Taken from: Get Surrey
ONE of Esher’s most historically significant but lesser known buildings has come under the spotlight after its owner decided to detail its origins in a book.
Wayneflete Tower, once part of Esher Palace, has long lived in the shadow of Hampton Court.
Now its centuries of history are catalogued in the book The Tower of Esher, written by Penny Rainbow, who started to research the site soon after buying it in back in 1992.
“I think a lot of people believe it to be Victorian folly and a mimic of Hampton Court and don’t actually realise that it was here before Hampton Court,” she said.
“It is just tucked away here in Esher.
“Cardinal Thomas Wolsey would stay at the tower while Hampton Court was being built.
“I couldn’t live somewhere like that and not feel compelled to research its history.”
The tower, completed in the 1460s, was named after its builder William Wayneflete.
It was the former gatehouse to Esher Palace and one of 240 properties he owned in his role as the Bishop of Winchester and Lord High Chancellor of England.
Subsequent owners of the site included King Henry VIII, King Edward VI and Cardinal Wolsey.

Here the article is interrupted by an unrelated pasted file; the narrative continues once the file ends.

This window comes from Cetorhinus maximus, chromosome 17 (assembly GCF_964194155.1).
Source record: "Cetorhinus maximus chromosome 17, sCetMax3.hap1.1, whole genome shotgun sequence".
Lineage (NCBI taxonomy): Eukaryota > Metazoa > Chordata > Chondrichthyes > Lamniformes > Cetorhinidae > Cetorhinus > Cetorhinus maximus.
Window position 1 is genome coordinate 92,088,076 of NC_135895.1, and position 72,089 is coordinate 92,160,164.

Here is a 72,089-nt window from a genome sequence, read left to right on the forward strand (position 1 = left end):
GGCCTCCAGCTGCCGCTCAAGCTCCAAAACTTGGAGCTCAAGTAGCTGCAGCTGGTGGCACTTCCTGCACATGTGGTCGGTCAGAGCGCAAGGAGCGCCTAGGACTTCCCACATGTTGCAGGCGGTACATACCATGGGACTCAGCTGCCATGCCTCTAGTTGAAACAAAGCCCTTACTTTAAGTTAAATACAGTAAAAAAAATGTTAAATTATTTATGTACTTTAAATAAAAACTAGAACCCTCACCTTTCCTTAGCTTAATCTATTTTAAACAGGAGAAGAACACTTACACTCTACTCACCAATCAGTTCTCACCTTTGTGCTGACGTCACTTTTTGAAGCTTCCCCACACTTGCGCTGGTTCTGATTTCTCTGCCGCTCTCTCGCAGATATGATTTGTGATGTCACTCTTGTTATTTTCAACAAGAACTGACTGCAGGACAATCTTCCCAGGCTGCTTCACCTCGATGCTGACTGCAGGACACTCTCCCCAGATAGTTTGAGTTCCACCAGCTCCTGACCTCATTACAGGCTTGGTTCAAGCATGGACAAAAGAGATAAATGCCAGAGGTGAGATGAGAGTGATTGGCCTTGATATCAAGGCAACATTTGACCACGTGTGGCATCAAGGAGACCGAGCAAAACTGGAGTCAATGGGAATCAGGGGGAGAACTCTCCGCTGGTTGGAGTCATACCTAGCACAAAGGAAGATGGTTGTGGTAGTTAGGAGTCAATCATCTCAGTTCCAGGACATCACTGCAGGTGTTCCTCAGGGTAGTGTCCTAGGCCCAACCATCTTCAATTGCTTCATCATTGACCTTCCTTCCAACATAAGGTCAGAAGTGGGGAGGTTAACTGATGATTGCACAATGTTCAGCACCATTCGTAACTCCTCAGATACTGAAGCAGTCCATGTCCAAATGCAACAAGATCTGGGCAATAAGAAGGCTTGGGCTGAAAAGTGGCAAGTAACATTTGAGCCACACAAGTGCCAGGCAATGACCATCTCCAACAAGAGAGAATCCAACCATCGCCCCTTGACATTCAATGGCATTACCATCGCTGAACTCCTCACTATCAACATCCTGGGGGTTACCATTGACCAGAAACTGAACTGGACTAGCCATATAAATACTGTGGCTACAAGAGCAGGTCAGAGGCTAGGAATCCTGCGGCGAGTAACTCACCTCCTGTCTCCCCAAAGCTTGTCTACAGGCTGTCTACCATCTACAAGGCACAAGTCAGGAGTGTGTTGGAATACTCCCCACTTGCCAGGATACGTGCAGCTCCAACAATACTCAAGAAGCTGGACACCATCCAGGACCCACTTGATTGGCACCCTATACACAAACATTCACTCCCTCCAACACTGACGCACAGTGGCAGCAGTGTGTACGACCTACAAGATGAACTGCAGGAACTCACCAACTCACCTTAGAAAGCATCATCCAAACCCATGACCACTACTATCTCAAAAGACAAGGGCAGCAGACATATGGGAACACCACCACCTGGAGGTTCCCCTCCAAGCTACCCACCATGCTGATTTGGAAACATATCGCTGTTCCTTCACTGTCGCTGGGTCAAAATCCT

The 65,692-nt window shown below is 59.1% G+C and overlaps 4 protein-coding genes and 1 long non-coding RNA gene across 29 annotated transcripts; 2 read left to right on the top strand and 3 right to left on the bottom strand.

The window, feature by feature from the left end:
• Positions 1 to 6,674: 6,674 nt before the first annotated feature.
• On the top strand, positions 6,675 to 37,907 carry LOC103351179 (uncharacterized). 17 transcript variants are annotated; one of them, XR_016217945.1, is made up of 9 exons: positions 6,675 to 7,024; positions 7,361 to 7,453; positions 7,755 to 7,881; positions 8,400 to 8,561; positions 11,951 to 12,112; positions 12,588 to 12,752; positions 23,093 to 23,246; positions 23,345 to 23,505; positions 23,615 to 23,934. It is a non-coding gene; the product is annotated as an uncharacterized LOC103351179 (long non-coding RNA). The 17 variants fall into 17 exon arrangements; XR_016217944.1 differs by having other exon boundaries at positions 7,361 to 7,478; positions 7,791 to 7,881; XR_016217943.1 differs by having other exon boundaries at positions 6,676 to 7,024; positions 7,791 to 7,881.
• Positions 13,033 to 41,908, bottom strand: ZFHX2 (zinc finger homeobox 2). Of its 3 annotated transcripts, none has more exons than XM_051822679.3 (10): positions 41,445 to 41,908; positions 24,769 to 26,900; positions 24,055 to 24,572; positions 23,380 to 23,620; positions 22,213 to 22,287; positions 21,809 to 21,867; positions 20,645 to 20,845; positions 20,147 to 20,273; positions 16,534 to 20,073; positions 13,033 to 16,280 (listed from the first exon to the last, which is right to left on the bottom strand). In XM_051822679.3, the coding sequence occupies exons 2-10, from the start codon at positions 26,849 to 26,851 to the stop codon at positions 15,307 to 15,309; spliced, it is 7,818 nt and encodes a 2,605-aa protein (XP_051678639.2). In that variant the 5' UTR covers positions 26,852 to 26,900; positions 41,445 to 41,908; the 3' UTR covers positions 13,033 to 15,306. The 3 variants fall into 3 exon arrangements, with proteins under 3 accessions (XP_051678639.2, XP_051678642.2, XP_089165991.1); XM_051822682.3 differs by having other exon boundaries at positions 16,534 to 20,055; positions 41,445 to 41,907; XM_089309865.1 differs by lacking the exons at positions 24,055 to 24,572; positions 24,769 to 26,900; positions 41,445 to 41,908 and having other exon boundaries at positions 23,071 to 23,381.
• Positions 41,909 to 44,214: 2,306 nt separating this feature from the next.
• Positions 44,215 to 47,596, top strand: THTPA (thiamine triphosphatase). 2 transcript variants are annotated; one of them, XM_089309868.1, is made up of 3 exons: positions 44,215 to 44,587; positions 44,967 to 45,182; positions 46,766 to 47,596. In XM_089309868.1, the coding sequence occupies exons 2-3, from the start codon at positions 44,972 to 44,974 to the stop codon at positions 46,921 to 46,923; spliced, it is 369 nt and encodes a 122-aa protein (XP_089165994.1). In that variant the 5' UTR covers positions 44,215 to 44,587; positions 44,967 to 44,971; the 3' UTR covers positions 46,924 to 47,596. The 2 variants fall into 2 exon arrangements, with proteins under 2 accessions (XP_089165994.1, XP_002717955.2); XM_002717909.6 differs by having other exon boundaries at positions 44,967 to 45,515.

Ms Rainbow said the most eye-opening find during her research was a 1673 drawing of the entire Esher Palace site in its original form, found at Bodleian Library in Oxford.
In 1677, the estate was bought by Sir Thomas Lynch, who imported African slaves to knock down Esher Palace, leaving only the gatehouse standing.
“I was told that there were no other drawings so that was just incredible,” she added.
“I maintain that I will find other drawings and I haven’t drawn a line under my research.”
It was only after the First World War that the land was broken up and turned into private estate.
During the 1930s it had been neglected and vandalised but was saved from demolition by the actress Frances Day.
Ms Rainbow was alerted to the availability of the Grade I-listed building after she saw it in theSurrey Advertiser.
She estimated she had spent almost £1m on restoring the property over an 18-year period, including renovating the powdery stone.
“The place was a wreck because of water damage to the roof,” she said. “All the time I have Wayneflete Tower I am asset rich but liquid poor.
“I’m never going to have money in the bank but I’m a lucky girl because I own Wayneflete Tower.”
Simon Thurley, chief executive of English Heritage, added: “Penny Rainbow must be congratulated on this labour of love.
“Few owners of important buildings make the time or have the talent to fully research their houses, let alone publish the results.”
Anybody who wants more information about the book should visit www.waynefletetower.com.